Usually the attorney would like to know more than the diagnosis. I will then explain my opinion and answer any specific questions. Usually, the nexus between the opinion and the psychiatric aspects will be detailed.

As much as I enjoy testifying or being deposed, generally many attorneys would like to quickly resolve a case for their clients. I have found a well-written report will often eliminate the need for a lengthy trial.

Why should you retain a Board-Certified Forensic Psychiatrist to conduct an IME?

A forensic psychiatrist has additional training and experience in conducting medicolegal evaluations.* Board-Certification in Forensic Psychiatry requires completion of a year of Fellowship and passing a rigorous examination about medicolegal questions.

A Board-Certified Forensic Psychiatrist is likely a Board-Certified general psychiatrist with clinical experience and practice. It would be advisable to retain an Independent Medical Examiner who is actively involved in a clinical practice. For example, the psychiatrist may have a private patient practice, work in a hospital or other clinical setting and/or volunteer as a treater.

A clinical practice will ensure the examiner has a better understanding of matters like medical Standard of Care, Maximal Medical Improvement and other nuances.

On occasion, a Board-Certified Forensic Psychiatrist will have other Board-Certifications such as Brain Injury Medicine or Sleep Medicine.

Board-Certification and an active clinical practice form the basis to overcome any challenges during a voire-dire that the disclosed Expert is not adequately qualified to render Expert testimony.

What is a QME and PQME?

These terms are used primarily in Worker’s Compensation cases. QME stands for “Qualified Medical Examiner.” Many states have panels of QMEs from which Worker’s Compensation claimants can choose. PQME is Panel Qualified Medical Examiner. Certain state Workmen’s Compensation programs utilize such examiners with state-by-state requirements, which may include a special examination and credentialing process. Psychiatrists and Psychologists may be QMEs but they are not equally appropriate for every case.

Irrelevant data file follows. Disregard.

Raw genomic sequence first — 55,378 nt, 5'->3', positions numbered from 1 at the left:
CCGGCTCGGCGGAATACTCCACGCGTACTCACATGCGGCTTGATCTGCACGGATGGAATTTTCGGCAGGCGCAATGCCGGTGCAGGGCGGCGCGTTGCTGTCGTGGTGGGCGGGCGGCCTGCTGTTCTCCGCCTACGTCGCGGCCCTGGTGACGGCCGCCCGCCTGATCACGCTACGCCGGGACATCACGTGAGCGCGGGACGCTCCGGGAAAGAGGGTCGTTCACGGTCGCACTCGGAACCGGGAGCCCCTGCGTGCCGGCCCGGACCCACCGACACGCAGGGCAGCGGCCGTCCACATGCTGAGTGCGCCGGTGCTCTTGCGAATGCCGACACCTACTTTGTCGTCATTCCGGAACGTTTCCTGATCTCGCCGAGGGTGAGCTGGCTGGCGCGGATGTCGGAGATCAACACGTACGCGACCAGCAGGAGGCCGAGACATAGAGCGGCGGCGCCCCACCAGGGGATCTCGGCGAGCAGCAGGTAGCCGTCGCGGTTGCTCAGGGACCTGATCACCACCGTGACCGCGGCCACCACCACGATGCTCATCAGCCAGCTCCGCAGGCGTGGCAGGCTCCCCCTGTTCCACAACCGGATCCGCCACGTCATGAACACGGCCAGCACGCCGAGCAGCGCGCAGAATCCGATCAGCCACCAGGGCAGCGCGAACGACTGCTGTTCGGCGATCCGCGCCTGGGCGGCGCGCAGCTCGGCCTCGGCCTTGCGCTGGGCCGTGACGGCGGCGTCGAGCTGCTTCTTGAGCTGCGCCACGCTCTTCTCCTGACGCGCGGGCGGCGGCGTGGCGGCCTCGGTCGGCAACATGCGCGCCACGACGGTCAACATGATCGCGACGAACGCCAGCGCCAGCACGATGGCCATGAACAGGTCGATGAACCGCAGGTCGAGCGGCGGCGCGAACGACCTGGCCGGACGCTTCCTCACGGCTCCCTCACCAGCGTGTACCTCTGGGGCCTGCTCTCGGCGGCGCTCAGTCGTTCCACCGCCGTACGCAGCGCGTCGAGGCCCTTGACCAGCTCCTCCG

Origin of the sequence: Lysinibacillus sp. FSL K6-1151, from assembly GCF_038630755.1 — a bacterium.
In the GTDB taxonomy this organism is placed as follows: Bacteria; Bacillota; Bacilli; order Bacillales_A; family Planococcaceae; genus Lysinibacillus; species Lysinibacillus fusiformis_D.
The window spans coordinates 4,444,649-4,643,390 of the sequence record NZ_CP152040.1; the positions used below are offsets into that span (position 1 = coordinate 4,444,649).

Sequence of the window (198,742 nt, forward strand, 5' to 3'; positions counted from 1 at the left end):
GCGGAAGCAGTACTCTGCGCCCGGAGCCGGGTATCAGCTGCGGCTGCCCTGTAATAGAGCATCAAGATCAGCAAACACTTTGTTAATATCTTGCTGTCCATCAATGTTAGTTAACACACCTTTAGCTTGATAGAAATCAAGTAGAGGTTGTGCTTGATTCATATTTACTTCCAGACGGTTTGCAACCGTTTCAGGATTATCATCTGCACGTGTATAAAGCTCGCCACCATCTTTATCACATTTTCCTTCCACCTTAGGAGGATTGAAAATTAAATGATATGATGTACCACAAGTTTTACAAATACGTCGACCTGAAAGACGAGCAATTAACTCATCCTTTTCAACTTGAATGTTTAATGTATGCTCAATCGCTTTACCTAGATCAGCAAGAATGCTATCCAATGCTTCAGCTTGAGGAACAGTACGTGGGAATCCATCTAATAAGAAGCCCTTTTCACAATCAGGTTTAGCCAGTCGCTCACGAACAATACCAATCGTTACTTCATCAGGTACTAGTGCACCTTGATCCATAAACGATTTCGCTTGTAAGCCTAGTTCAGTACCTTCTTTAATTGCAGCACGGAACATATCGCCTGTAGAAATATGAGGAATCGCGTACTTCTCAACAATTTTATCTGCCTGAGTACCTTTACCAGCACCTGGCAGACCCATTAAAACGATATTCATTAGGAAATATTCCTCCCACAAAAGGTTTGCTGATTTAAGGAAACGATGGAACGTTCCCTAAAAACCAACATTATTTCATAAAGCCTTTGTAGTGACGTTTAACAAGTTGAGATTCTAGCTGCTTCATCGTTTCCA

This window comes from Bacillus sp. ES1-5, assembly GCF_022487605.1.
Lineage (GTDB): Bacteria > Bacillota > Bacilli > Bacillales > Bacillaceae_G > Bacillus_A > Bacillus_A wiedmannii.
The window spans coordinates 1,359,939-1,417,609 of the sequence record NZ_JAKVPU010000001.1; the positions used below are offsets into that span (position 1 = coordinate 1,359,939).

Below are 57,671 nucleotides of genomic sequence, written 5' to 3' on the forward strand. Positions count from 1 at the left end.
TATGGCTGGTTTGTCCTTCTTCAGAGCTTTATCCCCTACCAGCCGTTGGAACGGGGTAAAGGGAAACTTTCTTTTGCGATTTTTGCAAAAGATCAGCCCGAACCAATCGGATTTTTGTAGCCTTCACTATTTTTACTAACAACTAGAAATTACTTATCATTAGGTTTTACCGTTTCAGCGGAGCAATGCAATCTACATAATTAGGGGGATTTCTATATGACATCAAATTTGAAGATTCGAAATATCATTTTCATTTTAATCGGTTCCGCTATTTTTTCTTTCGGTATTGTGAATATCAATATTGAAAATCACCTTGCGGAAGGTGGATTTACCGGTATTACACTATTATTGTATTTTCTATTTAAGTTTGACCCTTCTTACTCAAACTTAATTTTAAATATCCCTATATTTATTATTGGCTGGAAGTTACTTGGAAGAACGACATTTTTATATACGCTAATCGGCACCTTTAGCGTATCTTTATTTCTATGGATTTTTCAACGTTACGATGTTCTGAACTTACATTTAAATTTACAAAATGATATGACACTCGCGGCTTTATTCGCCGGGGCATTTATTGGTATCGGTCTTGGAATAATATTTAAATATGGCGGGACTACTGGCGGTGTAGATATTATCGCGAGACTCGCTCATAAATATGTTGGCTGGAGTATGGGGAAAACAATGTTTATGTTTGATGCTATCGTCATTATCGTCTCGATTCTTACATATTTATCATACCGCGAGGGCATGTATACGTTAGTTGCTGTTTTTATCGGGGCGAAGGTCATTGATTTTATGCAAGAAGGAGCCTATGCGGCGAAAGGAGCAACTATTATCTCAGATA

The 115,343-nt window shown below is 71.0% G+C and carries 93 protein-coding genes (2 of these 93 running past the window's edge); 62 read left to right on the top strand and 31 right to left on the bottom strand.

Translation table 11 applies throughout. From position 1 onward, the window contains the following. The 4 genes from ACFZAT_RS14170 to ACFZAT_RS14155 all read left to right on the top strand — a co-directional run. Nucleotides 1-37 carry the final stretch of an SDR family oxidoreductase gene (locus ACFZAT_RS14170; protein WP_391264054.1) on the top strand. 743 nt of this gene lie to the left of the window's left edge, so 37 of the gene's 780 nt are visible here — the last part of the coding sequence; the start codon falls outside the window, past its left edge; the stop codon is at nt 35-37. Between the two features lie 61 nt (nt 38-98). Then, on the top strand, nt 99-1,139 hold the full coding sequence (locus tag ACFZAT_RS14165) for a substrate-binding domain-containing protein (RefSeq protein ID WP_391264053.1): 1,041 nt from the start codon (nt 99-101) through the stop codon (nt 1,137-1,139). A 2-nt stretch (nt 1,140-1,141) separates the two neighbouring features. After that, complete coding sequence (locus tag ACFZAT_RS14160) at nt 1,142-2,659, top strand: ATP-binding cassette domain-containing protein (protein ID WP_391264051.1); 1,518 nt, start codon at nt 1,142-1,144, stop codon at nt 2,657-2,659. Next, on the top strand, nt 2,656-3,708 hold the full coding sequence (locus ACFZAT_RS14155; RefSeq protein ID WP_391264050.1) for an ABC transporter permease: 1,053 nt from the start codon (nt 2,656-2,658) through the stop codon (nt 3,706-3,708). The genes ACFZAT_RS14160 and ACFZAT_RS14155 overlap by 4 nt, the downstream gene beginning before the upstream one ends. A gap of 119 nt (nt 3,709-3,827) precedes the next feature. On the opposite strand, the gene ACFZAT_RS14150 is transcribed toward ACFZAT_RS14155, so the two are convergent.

What is a DME?

A DME is Defense Medical Exam. It is a court-ordered exam of the plaintiff by the defense expert.

ABOUT THE AUTHOR: Sanjay Adhia, M.D.
Sanjay Adhia, M.D. is Board-Certified by the American Board of Psychiatry and Neurology in Forensic Psychiatry, Psychiatry, and Brain Injury Medicine.

Copyright Sanjay Adhia, MD

Disclaimer: While every effort has been made to ensure the accuracy of this publication, it is not intended to provide legal advice as individual situations will differ and should be discussed with an expert and/or lawyer.For specific technical or legal advice on the information provided and related topics, please contact the author.